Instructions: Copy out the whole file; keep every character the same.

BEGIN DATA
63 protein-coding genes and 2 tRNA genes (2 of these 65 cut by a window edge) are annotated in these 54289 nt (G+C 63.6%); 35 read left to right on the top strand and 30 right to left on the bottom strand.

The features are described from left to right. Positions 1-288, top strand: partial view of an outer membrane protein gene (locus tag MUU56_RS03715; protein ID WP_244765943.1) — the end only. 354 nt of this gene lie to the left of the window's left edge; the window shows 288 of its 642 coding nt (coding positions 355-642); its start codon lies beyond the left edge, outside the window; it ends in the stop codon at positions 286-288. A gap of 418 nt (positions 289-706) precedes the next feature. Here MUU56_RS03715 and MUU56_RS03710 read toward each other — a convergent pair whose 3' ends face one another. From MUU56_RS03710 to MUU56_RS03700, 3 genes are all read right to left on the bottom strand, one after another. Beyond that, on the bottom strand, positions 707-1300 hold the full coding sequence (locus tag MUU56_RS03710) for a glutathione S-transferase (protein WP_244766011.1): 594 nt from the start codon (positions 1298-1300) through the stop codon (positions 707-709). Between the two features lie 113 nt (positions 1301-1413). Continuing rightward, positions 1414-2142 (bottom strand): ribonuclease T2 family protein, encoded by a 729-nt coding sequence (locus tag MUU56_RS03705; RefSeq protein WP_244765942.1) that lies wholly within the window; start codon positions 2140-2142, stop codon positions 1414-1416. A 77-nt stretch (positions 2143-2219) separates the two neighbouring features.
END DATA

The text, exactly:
63 protein-coding genes and 2 tRNA genes (2 of these 65 cut by a window edge) are annotated in these 54289 nt (G+C 63.6%); 35 read left to right on the top strand and 30 right to left on the bottom strand.

The features are described from left to right. Positions 1-288, top strand: partial view of an outer membrane protein gene (locus tag MUU56_RS03715; protein ID WP_244765943.1) — the end only. 354 nt of this gene lie to the left of the window's left edge; the window shows 288 of its 642 coding nt (coding positions 355-642); its start codon lies beyond the left edge, outside the window; it ends in the stop codon at positions 286-288. A gap of 418 nt (positions 289-706) precedes the next feature. Here MUU56_RS03715 and MUU56_RS03710 read toward each other — a convergent pair whose 3' ends face one another. From MUU56_RS03710 to MUU56_RS03700, 3 genes are all read right to left on the bottom strand, one after another. Beyond that, on the bottom strand, positions 707-1300 hold the full coding sequence (locus tag MUU56_RS03710) for a glutathione S-transferase (protein WP_244766011.1): 594 nt from the start codon (positions 1298-1300) through the stop codon (positions 707-709). Between the two features lie 113 nt (positions 1301-1413). Continuing rightward, positions 1414-2142 (bottom strand): ribonuclease T2 family protein, encoded by a 729-nt coding sequence (locus tag MUU56_RS03705; RefSeq protein WP_244765942.1) that lies wholly within the window; start codon positions 2140-2142, stop codon positions 1414-1416. A 77-nt stretch (positions 2143-2219) separates the two neighbouring features.